In accordance with the subject invention, this decoupling is accomplished by using a solid with a "bimodal" distribution of particle sizes instead of a monomodal distribution to minimize the viscosity at a constant volume fraction. By "bimodal" is meant that the population of solid ferromagnetic particles employed in the fluid possess two distinct maxima in their size or diameter and that the maxima differ as follows.
Preferably, the particles are spherical or generally spherical such as are produced by a decomposition of iron pentacarbonyl or atomization of molten metals or precursors of molten metals that may be reduced to the metals in the form of spherical metal particles. In accordance with the practice of the invention, such two different size populations of particles are selected--a small diameter size and a large diameter size. The large diameter particle group will have a mean diameter size with a standard deviation no greater than about two-thirds of said mean size. Likewise, the smaller particle group will have a small mean diameter size with a standard deviation no greater than about two-thirds of that mean diameter value. Preferably, the small particles are at least one micron in diameter so that they are suspended and function as magnetorheological particles. The practical upper limit on the size is about 100 microns since particles of greater size usually are not spherical in configuration but tend to be agglomerations of other shapes. However, for the practice of the invention the mean diameter or most common size of the large particle group preferably is five to ten times the mean diameter or most common particle size in the small particle group. The weight ratio of the two groups shall be within 0.1 to 0.9. The composition of the large and small particle groups may be the same or different. Carbonyl iron particles are inexpensive. They typically have a spherical configuration and work well for both the small and large particle groups.
It has been found that the off-state viscosity of a given MR fluid formulation with a constant volume fraction of MR particles depends on the fraction of the small particles in the bimodal distribution. However, the magnetic characteristics (such as permeability) of the MR fluids do not depend on the particle size distribution, only on the volume fraction. Accordingly, it is possible to obtain a desired yield stress for an MR fluid based on the volume fraction of bimodal particle population, but the off-state viscosity can be reduced by employing a suitable fraction of the small particles.
For a wide range of MR fluid compositions, the turn-up ratio can be managed by selecting the proportions and relative sizes of the bimodal particle size materials used in the fluid. These properties are independent of the composition of the liquid or vehicle phase so long as the fluid is truly an MR fluid, that is, the solids are noncolloidal in nature and are simply suspended in the vehicle. The viscosity contribution and the yield stress contribution of the particles can be controlled within a wide range by controlling the respective fractions of the small particles and the large particles in the bimodal size distribution families. For example, in the case of the pure iron microspheres a significant improvement in turn-up ratio is realized with a bimodal formulation of 75% by volume large particles-25% small particles where the arithmetic mean diameter of the large particles is seven to eight times as large as the mean diameter of the small particles.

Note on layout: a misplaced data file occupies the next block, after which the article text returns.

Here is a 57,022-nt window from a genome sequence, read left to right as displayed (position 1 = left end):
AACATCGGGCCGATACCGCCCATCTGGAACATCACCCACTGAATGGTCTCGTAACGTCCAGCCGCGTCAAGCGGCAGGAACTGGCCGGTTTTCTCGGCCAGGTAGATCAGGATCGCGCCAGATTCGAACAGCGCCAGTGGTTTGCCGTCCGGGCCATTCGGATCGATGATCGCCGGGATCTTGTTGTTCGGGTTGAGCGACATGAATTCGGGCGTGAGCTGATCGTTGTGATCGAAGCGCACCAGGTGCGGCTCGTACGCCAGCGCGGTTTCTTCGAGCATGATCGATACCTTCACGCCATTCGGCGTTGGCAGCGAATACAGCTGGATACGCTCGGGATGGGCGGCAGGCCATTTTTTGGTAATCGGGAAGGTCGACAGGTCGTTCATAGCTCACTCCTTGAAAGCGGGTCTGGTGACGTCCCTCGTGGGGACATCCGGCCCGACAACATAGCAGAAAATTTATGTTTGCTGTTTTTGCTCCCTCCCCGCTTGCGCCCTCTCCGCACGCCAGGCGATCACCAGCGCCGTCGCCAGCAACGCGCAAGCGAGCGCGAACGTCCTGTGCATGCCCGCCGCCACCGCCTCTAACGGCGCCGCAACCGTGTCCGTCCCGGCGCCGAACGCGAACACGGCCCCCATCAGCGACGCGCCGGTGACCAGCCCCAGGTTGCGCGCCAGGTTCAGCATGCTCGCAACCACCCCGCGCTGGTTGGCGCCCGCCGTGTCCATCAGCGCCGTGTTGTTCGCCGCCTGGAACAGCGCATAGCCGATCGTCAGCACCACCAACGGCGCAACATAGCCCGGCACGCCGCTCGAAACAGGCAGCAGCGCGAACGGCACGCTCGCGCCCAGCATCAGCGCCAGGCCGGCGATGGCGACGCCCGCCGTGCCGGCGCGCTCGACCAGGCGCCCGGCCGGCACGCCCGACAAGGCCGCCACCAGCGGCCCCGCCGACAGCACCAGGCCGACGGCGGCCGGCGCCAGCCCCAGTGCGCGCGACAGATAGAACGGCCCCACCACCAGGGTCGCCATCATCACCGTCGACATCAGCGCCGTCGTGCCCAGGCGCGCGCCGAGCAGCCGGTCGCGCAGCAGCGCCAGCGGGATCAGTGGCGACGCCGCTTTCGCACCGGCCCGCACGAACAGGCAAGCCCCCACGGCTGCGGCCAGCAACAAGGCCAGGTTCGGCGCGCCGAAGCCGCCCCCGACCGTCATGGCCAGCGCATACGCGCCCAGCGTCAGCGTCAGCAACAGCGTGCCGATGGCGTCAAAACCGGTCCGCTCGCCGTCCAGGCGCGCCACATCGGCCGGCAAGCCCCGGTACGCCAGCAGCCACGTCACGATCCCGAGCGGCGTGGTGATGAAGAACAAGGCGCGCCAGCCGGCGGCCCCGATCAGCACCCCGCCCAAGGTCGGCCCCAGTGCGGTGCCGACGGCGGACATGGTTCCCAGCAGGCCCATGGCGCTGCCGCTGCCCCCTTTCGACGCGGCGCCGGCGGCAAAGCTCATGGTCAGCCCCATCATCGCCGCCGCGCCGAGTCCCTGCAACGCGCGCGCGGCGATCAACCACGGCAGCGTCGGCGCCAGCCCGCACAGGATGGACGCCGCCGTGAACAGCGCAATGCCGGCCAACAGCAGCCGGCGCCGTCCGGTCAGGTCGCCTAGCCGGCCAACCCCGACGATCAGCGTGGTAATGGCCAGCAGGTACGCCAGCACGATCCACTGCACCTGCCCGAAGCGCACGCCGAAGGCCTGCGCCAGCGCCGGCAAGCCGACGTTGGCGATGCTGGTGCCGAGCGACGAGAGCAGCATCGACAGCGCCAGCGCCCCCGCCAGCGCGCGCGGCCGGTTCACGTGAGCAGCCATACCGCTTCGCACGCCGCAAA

These and other objects and advantages of the invention will become more apparent from a detailed description thereof which follows. Reference will be made to the drawings in which:
FIG. 1 is a graph of yield stress (psi) versus volume fraction of monomodal size distribution carbonyl iron particles in an MR fluid mixture under a magnetic flux density of 1 Tesla.
FIG. 2 is a graph of the viscosity versus volume fraction of carbonyl iron microspheres for the same family of MR fluids whose yield stresses are depicted in FIG. 1.
FIG. 3 is a graph of viscosity in centipoise versus the fraction of small particles of an MR fluid containing 55 percent by volume solids.
FIG. 4 is a graph of yield stress in psi versus volume fraction of particles in the MR fluid at 1 Tesla for monomodal suspensions of large (dark square) and small (dark diamond) particles.
FIG. 5 is a graph of yield stress (psi) versus viscosity (centipoise) for large particles, small particles and mixtures of large and small particles in a 55 volume percent total solids MR fluid at increasing magnetic flux density.